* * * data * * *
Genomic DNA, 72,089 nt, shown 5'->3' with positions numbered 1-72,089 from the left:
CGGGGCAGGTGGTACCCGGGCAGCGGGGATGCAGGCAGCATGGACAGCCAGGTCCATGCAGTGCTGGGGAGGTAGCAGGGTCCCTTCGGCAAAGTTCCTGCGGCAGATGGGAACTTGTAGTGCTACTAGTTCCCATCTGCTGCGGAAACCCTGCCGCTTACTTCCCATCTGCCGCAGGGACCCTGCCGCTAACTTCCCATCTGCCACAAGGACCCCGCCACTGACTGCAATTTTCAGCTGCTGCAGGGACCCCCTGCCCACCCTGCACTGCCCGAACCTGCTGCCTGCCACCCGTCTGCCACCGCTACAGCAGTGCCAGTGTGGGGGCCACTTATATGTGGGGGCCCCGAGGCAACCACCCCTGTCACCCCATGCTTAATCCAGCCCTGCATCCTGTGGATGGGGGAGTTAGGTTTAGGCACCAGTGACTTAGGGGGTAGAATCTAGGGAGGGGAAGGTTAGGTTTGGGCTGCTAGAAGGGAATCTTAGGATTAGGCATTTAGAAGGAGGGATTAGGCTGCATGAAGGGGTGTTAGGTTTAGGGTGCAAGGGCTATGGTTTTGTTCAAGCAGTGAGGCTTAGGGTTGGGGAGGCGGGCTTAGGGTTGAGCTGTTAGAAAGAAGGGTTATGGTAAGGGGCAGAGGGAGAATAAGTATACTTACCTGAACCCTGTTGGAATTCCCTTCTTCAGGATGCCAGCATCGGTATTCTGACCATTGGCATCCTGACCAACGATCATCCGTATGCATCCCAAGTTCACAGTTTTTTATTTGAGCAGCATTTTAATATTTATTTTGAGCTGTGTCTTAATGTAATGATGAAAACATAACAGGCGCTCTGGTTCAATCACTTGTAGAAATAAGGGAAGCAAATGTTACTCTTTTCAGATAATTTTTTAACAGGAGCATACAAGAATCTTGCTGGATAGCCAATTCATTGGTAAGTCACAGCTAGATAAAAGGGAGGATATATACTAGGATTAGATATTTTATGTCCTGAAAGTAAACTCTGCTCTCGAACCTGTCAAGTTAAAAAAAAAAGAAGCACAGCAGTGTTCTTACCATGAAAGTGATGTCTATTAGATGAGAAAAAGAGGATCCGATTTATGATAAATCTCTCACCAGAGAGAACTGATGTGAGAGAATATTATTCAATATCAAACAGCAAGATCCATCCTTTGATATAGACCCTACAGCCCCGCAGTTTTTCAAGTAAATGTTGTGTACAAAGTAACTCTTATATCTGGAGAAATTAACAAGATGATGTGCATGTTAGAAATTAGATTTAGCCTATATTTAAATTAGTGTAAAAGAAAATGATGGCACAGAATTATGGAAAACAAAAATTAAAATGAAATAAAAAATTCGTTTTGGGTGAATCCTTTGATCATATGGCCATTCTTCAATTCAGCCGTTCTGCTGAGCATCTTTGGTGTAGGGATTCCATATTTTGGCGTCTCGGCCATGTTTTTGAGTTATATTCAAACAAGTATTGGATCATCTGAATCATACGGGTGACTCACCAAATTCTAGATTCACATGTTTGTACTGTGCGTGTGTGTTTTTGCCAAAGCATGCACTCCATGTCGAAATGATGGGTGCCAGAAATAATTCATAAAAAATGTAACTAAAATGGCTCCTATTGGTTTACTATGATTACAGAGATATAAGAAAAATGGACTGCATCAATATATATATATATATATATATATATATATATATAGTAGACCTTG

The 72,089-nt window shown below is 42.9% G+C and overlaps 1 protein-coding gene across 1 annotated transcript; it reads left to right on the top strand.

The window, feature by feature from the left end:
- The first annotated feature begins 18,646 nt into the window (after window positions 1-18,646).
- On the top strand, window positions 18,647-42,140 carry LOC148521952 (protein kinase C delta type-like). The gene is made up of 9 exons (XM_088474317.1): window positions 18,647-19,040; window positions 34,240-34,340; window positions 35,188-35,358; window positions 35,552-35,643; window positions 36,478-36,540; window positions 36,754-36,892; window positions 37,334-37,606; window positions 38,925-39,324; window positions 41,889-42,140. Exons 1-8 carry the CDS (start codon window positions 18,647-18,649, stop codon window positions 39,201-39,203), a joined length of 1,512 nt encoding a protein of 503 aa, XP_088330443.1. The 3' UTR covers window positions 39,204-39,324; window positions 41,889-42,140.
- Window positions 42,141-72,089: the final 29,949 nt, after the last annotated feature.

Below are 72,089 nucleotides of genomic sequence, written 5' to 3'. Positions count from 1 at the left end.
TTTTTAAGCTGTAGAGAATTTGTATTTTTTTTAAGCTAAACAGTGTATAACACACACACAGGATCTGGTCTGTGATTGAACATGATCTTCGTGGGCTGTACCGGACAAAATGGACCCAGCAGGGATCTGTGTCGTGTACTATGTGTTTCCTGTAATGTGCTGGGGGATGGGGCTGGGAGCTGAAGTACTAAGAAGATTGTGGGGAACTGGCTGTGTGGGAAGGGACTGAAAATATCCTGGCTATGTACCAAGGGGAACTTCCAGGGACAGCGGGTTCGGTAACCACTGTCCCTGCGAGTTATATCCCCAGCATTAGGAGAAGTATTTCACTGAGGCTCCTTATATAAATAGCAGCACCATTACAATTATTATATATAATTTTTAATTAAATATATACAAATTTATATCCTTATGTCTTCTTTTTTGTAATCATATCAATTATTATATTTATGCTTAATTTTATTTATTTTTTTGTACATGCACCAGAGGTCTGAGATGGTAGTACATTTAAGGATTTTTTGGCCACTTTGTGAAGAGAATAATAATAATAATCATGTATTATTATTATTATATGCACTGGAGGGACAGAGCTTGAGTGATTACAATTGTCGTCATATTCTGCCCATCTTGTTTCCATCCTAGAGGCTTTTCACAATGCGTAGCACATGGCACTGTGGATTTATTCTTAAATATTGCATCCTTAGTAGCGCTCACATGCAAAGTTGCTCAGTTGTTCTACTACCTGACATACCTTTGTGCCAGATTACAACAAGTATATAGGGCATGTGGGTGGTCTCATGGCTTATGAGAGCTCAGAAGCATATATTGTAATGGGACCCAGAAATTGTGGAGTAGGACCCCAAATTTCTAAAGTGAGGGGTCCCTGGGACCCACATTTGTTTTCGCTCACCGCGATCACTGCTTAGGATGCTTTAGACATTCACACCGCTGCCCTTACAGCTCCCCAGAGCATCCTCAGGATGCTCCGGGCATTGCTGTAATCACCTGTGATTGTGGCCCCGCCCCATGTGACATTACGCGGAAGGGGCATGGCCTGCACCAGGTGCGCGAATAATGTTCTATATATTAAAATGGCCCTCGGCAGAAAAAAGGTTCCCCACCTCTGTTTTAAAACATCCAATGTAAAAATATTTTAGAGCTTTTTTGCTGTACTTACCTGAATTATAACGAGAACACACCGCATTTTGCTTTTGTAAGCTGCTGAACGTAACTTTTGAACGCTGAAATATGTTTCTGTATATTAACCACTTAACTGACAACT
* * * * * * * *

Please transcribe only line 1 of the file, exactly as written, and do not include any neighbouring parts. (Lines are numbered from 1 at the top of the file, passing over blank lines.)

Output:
Genomic DNA, 72,089 nt, shown 5'->3' with positions numbered 1-72,089 from the left: